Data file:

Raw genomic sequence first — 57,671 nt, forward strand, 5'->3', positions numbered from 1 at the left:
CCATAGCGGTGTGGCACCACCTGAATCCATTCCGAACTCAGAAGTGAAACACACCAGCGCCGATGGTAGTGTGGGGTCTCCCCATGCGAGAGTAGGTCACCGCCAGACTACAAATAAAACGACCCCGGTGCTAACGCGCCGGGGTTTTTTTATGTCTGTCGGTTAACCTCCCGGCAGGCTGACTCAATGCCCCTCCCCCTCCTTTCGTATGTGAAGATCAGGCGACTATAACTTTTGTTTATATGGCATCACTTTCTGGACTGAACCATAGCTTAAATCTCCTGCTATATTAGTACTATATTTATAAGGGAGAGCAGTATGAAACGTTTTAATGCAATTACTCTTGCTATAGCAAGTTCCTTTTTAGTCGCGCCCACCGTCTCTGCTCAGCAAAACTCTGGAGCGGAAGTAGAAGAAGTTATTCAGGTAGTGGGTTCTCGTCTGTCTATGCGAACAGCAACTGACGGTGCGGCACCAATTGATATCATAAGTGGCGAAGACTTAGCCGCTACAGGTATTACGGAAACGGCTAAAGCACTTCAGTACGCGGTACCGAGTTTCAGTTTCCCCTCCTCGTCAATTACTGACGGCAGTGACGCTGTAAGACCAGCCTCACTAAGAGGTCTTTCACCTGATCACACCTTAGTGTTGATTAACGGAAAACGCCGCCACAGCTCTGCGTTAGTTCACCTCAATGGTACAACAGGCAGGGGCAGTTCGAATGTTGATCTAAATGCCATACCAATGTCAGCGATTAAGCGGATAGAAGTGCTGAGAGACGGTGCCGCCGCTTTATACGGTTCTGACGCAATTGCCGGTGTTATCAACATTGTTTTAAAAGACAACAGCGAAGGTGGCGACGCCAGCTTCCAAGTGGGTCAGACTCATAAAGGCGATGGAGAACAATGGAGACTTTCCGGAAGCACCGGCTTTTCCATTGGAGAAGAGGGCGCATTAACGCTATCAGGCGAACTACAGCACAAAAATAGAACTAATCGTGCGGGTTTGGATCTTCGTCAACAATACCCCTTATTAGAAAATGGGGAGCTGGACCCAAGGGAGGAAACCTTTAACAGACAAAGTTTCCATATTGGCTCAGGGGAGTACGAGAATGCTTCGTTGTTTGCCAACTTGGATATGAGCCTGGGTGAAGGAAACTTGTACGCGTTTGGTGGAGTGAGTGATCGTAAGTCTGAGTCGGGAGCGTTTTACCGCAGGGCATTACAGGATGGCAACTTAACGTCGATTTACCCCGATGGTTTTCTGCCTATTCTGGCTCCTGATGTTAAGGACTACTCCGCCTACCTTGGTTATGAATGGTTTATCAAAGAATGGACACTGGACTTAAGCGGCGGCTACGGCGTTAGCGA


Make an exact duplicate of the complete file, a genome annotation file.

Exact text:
Raw genomic sequence first — 57,671 nt, forward strand, 5'->3', positions numbered from 1 at the left:
CCATAGCGGTGTGGCACCACCTGAATCCATTCCGAACTCAGAAGTGAAACACACCAGCGCCGATGGTAGTGTGGGGTCTCCCCATGCGAGAGTAGGTCACCGCCAGACTACAAATAAAACGACCCCGGTGCTAACGCGCCGGGGTTTTTTTATGTCTGTCGGTTAACCTCCCGGCAGGCTGACTCAATGCCCCTCCCCCTCCTTTCGTATGTGAAGATCAGGCGACTATAACTTTTGTTTATATGGCATCACTTTCTGGACTGAACCATAGCTTAAATCTCCTGCTATATTAGTACTATATTTATAAGGGAGAGCAGTATGAAACGTTTTAATGCAATTACTCTTGCTATAGCAAGTTCCTTTTTAGTCGCGCCCACCGTCTCTGCTCAGCAAAACTCTGGAGCGGAAGTAGAAGAAGTTATTCAGGTAGTGGGTTCTCGTCTGTCTATGCGAACAGCAACTGACGGTGCGGCACCAATTGATATCATAAGTGGCGAAGACTTAGCCGCTACAGGTATTACGGAAACGGCTAAAGCACTTCAGTACGCGGTACCGAGTTTCAGTTTCCCCTCCTCGTCAATTACTGACGGCAGTGACGCTGTAAGACCAGCCTCACTAAGAGGTCTTTCACCTGATCACACCTTAGTGTTGATTAACGGAAAACGCCGCCACAGCTCTGCGTTAGTTCACCTCAATGGTACAACAGGCAGGGGCAGTTCGAATGTTGATCTAAATGCCATACCAATGTCAGCGATTAAGCGGATAGAAGTGCTGAGAGACGGTGCCGCCGCTTTATACGGTTCTGACGCAATTGCCGGTGTTATCAACATTGTTTTAAAAGACAACAGCGAAGGTGGCGACGCCAGCTTCCAAGTGGGTCAGACTCATAAAGGCGATGGAGAACAATGGAGACTTTCCGGAAGCACCGGCTTTTCCATTGGAGAAGAGGGCGCATTAACGCTATCAGGCGAACTACAGCACAAAAATAGAACTAATCGTGCGGGTTTGGATCTTCGTCAACAATACCCCTTATTAGAAAATGGGGAGCTGGACCCAAGGGAGGAAACCTTTAACAGACAAAGTTTCCATATTGGCTCAGGGGAGTACGAGAATGCTTCGTTGTTTGCCAACTTGGATATGAGCCTGGGTGAAGGAAACTTGTACGCGTTTGGTGGAGTGAGTGATCGTAAGTCTGAGTCGGGAGCGTTTTACCGCAGGGCATTACAGGATGGCAACTTAACGTCGATTTACCCCGATGGTTTTCTGCCTATTCTGGCTCCTGATGTTAAGGACTACTCCGCCTACCTTGGTTATGAATGGTTTATCAAAGAATGGACACTGGACTTAAGCGGCGGCTACGGCGTTAGCGA